AdvoCare directs its 91,000 distributors – most of them working part-time from home and including many parents with school-age children and coaches – to what it calls a nutrition timeline that promotes KickStart Spark, with 60 milligrams of caffeine, for children 4 to 11, and AdvoCare Spark, with 120 milligrams of caffeine, for athletes 12 and up.
An 8-ounce cup of coffee or a 12-ounce cola contains about 45 milligrams of caffeine. A typical child 6 to 11 years old consumes 26 milligrams of caffeine a day, according to surveys by the United States Department of Agriculture.
The American Academy of Pediatrics discourages caffeine consumption by children. Canadian health authorities in 2003 recommended limiting daily intake of caffeine by children to 2.5 milligrams per kilogram of body weight, or roughly 45 milligrams for a typical 4- to 6-year-old. The recommendation was based on caffeine’s adverse behavioral effects on adults. The effects include insomnia, headaches and nervousness.
Spark comes in powder form to mix into liquids. Other AdvoCare suggestions include making Spark popsicles and gelatin jigglers. Spark also contains taurine, the key ingredient in Red Bull energy drinks.
Robert McIntosh of Mitchell, Ind., whose racecar-driving teenage daughter has endorsed Spark, said she had tried it “a time or two.” He said in a telephone interview that he had taken the stimulant ephedra but that he did not believe young people should take performance-enhancing drugs. “I don’t think it’s good for any athlete,” he said.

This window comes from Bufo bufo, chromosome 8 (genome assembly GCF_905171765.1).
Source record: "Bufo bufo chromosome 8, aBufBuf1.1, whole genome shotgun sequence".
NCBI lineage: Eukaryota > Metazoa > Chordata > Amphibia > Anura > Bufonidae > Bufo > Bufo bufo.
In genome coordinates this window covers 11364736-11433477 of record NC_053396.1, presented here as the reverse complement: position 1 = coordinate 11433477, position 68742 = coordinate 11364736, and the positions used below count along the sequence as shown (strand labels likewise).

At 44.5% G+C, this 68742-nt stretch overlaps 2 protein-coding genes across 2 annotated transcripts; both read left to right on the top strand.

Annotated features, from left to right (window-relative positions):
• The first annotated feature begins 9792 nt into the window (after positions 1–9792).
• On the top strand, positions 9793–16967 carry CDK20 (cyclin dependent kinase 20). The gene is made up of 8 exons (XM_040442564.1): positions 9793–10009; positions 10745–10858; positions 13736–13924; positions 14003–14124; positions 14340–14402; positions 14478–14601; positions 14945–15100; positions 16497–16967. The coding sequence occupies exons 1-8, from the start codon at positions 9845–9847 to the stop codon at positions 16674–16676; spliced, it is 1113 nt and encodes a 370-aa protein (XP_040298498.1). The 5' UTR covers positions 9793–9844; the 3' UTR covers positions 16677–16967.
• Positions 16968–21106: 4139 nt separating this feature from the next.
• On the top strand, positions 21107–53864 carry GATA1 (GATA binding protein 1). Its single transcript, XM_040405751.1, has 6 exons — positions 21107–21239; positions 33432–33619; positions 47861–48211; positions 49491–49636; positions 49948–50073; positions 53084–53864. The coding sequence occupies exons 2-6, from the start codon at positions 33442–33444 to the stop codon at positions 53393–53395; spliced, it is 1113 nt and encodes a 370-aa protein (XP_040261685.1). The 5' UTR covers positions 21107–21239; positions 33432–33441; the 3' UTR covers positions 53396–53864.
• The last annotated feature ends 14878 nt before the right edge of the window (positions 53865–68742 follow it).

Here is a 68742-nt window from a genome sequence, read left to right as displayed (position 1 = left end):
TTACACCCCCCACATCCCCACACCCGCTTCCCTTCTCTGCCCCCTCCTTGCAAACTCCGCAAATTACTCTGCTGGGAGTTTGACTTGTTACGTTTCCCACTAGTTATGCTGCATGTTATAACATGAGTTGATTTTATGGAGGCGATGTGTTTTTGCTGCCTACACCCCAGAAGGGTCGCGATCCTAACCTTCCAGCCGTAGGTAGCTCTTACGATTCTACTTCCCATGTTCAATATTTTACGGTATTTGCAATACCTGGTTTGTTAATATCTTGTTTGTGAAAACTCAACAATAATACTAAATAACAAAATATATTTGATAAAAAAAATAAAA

But Angela B. Foster, whose 12-year-old daughter, Taylor, is featured in another endorsement for AdvoCare products, said in a telephone interview that Spark was safe and helpful for not only Taylor, who practices 20 hours a week and is hoping for a college scholarship in gymnastics, but also for her 11-year-old brother, who plays soccer and runs track, and her 7-year-old sister. “We use Spark for all of them,” Foster said.
The Foster children use the teenage and adult version, with 120 milligrams of caffeine, even though it is labeled as not for use by children. “They don’t use the kids’ stuff,” Foster said. “They said it tastes too much like Kool-Aid.”
In her endorsement for AdvoCare’s children’s products, Taylor said: “I have more energy and I like them a lot. I would suggest that anyone try them!”
AdvoCare, based in suburban Dallas, sells its products by person-to-person multilevel marketing, not in stores. The company gives about $500 a year in free products to the families of children who endorse its products, said Allison Levy, the director of legal and governmental affairs for the company.
Foster said she stopped selling AdvoCare products last year when she grew too busy at Aspire Gymnastics and Dance in Bentonville, Ark., which she co-founded. But she said she still tells other parents, if asked, to try Spark and the AdvoCare’s vitamins and rehydrating drink for their children.
“They are really good products,” Foster said.
Asked about the caffeine, she said, “I think you would get more caffeine in a chocolate bar.”
Dark chocolate has about 20 milligrams of caffeine per ounce.
Gavin, the pediatrician, said that research on caffeine in children is based on small numbers of subjects, but that it shows high doses can make children more emotionally unstable, hyperactive and irritable, and less attentive in school.
“Their little bodies handle it differently, and they don’t need it,” Gavin said. “It’s a stimulant. The likelihood that a child is going to have side effects is much higher at that age.” She added, “Once you get into that attitude of performance-enhancing, it becomes win at all costs, and I can see it pushing kids to other supplements.”